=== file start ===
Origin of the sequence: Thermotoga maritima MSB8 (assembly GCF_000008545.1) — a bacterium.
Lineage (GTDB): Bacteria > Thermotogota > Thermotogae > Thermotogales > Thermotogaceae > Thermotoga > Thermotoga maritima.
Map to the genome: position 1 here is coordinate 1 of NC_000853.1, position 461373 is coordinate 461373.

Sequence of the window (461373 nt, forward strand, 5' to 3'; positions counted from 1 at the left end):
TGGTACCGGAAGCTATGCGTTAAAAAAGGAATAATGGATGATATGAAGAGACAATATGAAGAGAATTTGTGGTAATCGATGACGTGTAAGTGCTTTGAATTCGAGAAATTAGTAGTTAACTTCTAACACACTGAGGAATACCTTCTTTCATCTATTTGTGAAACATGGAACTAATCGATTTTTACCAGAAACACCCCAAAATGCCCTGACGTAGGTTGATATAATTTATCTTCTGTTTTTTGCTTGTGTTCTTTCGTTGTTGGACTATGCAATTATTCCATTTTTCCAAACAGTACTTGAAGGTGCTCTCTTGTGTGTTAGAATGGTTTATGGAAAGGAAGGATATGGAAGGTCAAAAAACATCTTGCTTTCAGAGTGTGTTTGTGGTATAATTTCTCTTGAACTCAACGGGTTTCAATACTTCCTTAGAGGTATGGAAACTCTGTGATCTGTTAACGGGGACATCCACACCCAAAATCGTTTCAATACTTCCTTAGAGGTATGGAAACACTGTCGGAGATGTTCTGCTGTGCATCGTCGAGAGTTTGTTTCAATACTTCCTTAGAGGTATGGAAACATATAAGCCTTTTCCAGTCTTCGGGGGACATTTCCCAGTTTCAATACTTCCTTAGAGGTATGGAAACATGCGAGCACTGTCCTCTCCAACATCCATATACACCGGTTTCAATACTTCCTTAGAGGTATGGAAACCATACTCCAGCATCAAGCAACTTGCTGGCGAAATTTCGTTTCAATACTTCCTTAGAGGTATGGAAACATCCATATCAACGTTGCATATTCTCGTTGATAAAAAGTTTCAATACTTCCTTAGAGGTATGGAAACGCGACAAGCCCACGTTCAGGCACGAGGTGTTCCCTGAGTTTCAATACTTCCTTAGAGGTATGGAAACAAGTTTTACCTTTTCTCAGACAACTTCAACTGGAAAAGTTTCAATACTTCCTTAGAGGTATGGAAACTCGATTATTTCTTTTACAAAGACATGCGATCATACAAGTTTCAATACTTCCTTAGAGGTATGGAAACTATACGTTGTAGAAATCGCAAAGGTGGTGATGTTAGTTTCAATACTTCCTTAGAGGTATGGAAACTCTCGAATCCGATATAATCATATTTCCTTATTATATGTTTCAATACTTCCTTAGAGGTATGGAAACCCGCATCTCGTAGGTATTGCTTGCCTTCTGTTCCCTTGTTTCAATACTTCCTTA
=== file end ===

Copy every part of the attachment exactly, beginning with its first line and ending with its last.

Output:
Origin of the sequence: Thermotoga maritima MSB8 (assembly GCF_000008545.1) — a bacterium.
Lineage (GTDB): Bacteria > Thermotogota > Thermotogae > Thermotogales > Thermotogaceae > Thermotoga > Thermotoga maritima.
Map to the genome: position 1 here is coordinate 1 of NC_000853.1, position 461373 is coordinate 461373.

Sequence of the window (461373 nt, forward strand, 5' to 3'; positions counted from 1 at the left end):
TGGTACCGGAAGCTATGCGTTAAAAAAGGAATAATGGATGATATGAAGAGACAATATGAAGAGAATTTGTGGTAATCGATGACGTGTAAGTGCTTTGAATTCGAGAAATTAGTAGTTAACTTCTAACACACTGAGGAATACCTTCTTTCATCTATTTGTGAAACATGGAACTAATCGATTTTTACCAGAAACACCCCAAAATGCCCTGACGTAGGTTGATATAATTTATCTTCTGTTTTTTGCTTGTGTTCTTTCGTTGTTGGACTATGCAATTATTCCATTTTTCCAAACAGTACTTGAAGGTGCTCTCTTGTGTGTTAGAATGGTTTATGGAAAGGAAGGATATGGAAGGTCAAAAAACATCTTGCTTTCAGAGTGTGTTTGTGGTATAATTTCTCTTGAACTCAACGGGTTTCAATACTTCCTTAGAGGTATGGAAACTCTGTGATCTGTTAACGGGGACATCCACACCCAAAATCGTTTCAATACTTCCTTAGAGGTATGGAAACACTGTCGGAGATGTTCTGCTGTGCATCGTCGAGAGTTTGTTTCAATACTTCCTTAGAGGTATGGAAACATATAAGCCTTTTCCAGTCTTCGGGGGACATTTCCCAGTTTCAATACTTCCTTAGAGGTATGGAAACATGCGAGCACTGTCCTCTCCAACATCCATATACACCGGTTTCAATACTTCCTTAGAGGTATGGAAACCATACTCCAGCATCAAGCAACTTGCTGGCGAAATTTCGTTTCAATACTTCCTTAGAGGTATGGAAACATCCATATCAACGTTGCATATTCTCGTTGATAAAAAGTTTCAATACTTCCTTAGAGGTATGGAAACGCGACAAGCCCACGTTCAGGCACGAGGTGTTCCCTGAGTTTCAATACTTCCTTAGAGGTATGGAAACAAGTTTTACCTTTTCTCAGACAACTTCAACTGGAAAAGTTTCAATACTTCCTTAGAGGTATGGAAACTCGATTATTTCTTTTACAAAGACATGCGATCATACAAGTTTCAATACTTCCTTAGAGGTATGGAAACTATACGTTGTAGAAATCGCAAAGGTGGTGATGTTAGTTTCAATACTTCCTTAGAGGTATGGAAACTCTCGAATCCGATATAATCATATTTCCTTATTATATGTTTCAATACTTCCTTAGAGGTATGGAAACCCGCATCTCGTAGGTATTGCTTGCCTTCTGTTCCCTTGTTTCAATACTTCCTTA